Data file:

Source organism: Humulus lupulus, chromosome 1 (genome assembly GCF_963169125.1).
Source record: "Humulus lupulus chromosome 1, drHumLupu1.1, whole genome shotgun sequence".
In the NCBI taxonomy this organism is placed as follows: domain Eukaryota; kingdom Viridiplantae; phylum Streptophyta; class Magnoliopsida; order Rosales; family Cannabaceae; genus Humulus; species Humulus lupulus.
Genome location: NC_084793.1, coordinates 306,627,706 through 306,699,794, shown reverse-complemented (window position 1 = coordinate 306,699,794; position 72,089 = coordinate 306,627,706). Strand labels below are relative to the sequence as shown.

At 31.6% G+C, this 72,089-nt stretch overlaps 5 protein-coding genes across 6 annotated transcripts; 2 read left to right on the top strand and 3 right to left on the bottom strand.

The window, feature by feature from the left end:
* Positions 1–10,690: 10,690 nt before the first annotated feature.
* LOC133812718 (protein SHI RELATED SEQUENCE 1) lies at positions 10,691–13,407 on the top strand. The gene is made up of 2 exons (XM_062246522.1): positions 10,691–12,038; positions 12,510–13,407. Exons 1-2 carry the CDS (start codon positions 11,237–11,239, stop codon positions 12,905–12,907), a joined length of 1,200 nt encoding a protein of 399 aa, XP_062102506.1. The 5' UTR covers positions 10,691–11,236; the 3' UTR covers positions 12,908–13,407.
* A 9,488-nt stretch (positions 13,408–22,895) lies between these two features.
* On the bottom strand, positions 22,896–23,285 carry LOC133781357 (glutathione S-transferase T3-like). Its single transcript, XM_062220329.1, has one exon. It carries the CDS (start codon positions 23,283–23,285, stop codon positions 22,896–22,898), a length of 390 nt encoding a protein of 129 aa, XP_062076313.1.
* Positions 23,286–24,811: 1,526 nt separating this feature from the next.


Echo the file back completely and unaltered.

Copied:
Source organism: Humulus lupulus, chromosome 1 (genome assembly GCF_963169125.1).
Source record: "Humulus lupulus chromosome 1, drHumLupu1.1, whole genome shotgun sequence".
In the NCBI taxonomy this organism is placed as follows: domain Eukaryota; kingdom Viridiplantae; phylum Streptophyta; class Magnoliopsida; order Rosales; family Cannabaceae; genus Humulus; species Humulus lupulus.
Genome location: NC_084793.1, coordinates 306,627,706 through 306,699,794, shown reverse-complemented (window position 1 = coordinate 306,699,794; position 72,089 = coordinate 306,627,706). Strand labels below are relative to the sequence as shown.

At 31.6% G+C, this 72,089-nt stretch overlaps 5 protein-coding genes across 6 annotated transcripts; 2 read left to right on the top strand and 3 right to left on the bottom strand.

The window, feature by feature from the left end:
* Positions 1–10,690: 10,690 nt before the first annotated feature.
* LOC133812718 (protein SHI RELATED SEQUENCE 1) lies at positions 10,691–13,407 on the top strand. The gene is made up of 2 exons (XM_062246522.1): positions 10,691–12,038; positions 12,510–13,407. Exons 1-2 carry the CDS (start codon positions 11,237–11,239, stop codon positions 12,905–12,907), a joined length of 1,200 nt encoding a protein of 399 aa, XP_062102506.1. The 5' UTR covers positions 10,691–11,236; the 3' UTR covers positions 12,908–13,407.
* A 9,488-nt stretch (positions 13,408–22,895) lies between these two features.
* On the bottom strand, positions 22,896–23,285 carry LOC133781357 (glutathione S-transferase T3-like). Its single transcript, XM_062220329.1, has one exon. It carries the CDS (start codon positions 23,283–23,285, stop codon positions 22,896–22,898), a length of 390 nt encoding a protein of 129 aa, XP_062076313.1.
* Positions 23,286–24,811: 1,526 nt separating this feature from the next.